“Sales are through the roof,” said Tiffany Carreker, White Castle’s general manager and vice president of sales. “We couldn’t be happier with how many consumers have become cravers.”
“We’re going to double the size of this plant, add a lot of jobs, add some new capacity‚” said David Rife, vice president of manufacturing and the oldest member of the fourth generation of the family that has owned White Castle for 100 years. Rife’s great grandfather started the company.
Today, about 140 people work at the Capstone Way plant. The expansion will add two production lines at a facility that’s already quite busy. Bill Ingram, former White Castle chief executive and father of current CEO Lisa Ingram, said the Vandalia plant recently set a record, producing 500,000 sandwiches in a single day.
Construction will start Wednesday, weather permitting.
“It’s an amazing story when you think about it,” Rife said. “We started with a couple of little hamburger stands, and here we are today with 368 restaurants, eight manufacturing plants and we’re feeding cravers all over the country.”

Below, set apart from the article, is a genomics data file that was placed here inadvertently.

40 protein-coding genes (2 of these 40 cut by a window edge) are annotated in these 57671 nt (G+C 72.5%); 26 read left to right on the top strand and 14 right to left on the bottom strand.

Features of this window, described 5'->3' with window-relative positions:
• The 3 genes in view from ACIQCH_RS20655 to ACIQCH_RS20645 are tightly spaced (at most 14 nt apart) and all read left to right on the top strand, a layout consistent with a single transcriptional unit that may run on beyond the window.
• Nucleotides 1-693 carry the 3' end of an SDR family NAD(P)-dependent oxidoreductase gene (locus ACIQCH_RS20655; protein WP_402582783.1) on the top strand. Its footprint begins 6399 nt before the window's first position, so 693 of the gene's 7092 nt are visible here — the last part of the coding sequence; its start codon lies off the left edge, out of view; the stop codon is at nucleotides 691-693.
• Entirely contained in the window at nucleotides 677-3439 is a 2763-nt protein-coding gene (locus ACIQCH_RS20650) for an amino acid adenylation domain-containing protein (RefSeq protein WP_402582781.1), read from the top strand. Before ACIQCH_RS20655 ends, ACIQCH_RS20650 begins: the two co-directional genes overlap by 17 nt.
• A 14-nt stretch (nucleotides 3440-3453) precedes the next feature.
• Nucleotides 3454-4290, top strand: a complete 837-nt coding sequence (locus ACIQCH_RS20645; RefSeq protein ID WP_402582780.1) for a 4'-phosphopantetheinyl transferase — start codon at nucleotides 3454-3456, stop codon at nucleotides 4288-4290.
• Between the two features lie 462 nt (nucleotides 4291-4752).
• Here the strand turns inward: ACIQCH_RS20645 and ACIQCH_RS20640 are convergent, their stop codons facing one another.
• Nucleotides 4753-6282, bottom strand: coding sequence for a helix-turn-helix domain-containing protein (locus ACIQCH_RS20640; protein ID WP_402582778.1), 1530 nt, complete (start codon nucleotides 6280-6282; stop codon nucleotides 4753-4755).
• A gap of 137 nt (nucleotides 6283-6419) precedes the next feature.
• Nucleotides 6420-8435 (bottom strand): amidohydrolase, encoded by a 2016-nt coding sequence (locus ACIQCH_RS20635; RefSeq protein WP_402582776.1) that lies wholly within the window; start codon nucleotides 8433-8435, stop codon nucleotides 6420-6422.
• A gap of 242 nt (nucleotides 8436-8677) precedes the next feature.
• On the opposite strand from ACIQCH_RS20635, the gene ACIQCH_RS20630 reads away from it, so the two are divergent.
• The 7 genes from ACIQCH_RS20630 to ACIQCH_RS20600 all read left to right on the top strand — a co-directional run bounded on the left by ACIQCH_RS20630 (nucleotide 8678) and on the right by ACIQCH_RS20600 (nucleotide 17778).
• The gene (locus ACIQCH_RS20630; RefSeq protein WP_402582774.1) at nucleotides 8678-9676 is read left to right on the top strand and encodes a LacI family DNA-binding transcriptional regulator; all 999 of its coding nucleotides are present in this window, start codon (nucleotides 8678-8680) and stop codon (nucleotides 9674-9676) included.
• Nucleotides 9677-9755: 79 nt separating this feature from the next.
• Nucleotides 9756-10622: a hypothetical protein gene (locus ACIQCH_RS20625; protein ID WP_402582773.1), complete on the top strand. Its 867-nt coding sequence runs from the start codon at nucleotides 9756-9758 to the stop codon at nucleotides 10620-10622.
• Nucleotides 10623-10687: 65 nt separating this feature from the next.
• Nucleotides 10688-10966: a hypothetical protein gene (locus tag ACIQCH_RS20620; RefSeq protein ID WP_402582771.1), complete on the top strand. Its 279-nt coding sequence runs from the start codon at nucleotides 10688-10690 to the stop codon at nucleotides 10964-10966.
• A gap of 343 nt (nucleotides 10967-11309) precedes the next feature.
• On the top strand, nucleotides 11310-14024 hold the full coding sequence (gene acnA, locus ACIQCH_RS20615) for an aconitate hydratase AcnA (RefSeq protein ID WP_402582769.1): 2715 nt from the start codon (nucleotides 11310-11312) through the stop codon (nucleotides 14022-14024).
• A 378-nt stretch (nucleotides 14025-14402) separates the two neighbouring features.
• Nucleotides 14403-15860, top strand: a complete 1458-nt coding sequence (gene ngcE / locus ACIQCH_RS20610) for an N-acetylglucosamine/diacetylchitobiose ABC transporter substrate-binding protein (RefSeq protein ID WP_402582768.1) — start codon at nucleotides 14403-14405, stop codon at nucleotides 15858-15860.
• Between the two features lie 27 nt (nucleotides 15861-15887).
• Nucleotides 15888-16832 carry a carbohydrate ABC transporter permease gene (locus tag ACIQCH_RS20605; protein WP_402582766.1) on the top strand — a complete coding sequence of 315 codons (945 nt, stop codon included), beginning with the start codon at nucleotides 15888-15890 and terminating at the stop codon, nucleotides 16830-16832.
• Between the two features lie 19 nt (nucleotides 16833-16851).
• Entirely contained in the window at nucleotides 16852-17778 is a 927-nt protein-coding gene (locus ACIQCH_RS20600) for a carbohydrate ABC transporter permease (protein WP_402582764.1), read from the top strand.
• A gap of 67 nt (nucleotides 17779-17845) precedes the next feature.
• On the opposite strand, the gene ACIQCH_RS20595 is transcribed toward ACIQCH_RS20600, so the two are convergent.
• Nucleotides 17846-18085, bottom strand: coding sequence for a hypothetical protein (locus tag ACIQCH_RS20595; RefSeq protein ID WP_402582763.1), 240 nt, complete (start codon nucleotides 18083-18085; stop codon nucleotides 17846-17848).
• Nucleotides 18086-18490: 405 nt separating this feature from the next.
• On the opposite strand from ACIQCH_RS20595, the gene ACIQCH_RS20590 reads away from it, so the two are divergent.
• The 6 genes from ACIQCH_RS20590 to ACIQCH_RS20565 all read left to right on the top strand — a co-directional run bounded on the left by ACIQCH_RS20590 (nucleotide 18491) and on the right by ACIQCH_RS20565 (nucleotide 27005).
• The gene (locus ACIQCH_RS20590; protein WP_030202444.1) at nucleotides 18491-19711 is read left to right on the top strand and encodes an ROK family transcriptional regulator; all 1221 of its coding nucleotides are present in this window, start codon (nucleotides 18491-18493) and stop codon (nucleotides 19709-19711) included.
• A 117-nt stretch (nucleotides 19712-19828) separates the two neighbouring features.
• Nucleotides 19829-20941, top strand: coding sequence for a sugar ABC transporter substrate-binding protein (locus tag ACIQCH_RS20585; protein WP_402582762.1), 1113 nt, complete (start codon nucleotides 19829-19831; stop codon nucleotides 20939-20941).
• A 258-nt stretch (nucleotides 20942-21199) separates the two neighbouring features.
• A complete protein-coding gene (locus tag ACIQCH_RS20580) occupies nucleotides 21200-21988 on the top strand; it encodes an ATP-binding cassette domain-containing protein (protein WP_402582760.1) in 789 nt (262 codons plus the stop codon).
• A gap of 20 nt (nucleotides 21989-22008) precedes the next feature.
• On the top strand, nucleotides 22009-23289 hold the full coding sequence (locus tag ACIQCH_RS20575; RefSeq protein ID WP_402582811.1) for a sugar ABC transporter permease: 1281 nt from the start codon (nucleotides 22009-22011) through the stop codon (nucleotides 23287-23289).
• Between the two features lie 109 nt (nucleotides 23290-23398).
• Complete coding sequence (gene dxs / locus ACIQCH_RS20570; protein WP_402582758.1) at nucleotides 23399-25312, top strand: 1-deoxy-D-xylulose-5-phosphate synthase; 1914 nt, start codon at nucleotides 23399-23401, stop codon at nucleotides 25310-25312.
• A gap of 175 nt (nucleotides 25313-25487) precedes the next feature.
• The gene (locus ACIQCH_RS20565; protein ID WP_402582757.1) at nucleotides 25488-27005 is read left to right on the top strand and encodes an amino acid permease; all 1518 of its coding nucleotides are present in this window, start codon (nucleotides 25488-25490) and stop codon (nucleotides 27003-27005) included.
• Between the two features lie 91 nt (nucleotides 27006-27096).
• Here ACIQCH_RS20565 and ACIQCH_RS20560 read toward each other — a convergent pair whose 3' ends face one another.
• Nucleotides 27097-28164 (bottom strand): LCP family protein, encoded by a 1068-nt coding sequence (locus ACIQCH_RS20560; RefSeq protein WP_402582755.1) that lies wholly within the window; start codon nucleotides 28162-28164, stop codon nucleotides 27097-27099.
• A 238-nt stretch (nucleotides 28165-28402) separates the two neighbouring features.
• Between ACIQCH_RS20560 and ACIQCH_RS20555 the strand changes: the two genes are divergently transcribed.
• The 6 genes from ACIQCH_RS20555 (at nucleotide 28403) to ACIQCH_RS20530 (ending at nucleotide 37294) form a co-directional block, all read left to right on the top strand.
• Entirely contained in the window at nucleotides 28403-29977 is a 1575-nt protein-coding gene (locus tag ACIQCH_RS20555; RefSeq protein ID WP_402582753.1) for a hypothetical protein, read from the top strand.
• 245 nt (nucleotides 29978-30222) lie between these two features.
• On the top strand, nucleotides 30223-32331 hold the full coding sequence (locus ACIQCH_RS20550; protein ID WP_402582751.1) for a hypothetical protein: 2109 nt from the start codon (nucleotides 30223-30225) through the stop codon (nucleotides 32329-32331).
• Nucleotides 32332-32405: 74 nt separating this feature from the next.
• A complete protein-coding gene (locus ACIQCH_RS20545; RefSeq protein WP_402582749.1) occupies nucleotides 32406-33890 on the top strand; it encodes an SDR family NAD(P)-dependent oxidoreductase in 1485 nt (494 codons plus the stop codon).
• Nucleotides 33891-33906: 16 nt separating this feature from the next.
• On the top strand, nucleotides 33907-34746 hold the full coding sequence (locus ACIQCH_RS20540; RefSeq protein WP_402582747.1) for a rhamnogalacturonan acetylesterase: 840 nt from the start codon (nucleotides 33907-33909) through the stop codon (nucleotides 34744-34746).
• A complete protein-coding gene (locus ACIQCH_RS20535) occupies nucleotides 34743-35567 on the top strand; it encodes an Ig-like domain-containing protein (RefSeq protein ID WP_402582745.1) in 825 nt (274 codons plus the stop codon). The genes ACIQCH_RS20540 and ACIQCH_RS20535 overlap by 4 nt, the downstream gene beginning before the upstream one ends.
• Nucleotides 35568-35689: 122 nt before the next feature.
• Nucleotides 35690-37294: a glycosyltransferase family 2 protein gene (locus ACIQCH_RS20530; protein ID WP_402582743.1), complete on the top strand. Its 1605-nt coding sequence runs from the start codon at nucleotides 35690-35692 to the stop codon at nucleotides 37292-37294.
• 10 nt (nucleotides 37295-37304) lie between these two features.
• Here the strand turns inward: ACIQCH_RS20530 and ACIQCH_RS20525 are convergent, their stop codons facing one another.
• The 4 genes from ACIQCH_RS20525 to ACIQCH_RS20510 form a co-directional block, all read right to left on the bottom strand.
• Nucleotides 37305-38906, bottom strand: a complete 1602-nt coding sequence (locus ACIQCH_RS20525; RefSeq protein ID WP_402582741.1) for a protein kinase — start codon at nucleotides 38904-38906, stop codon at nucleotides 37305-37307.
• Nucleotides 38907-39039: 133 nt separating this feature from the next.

Columbus-based White Castle broke ground for the original 100,000-square-foot facility near the Dayton International Airport in the summer of 2012, and company officials have said that operation, with about 160 employees, has proven over the years to be a good investment for the business.
Located on 17 acres off U.S. 40 and Peters Pike, the Vandalia plant was designed to produce more than 16,000 hamburgers per hour per production line. The plant opened in late 2013, quickly hiring more than 100 employees in early days.
Dayton-Montgomery County Port Authority trustees last year approved involvement in the project, unanimously approving a capital lease structure that will shield the White Castle expansion from sales taxes on materials purchased for construction in Vandalia.
The 99-year-old fast food chain and food producer says it “pioneered” the fast food hamburger and later the frozen distribution of its iconic Slider.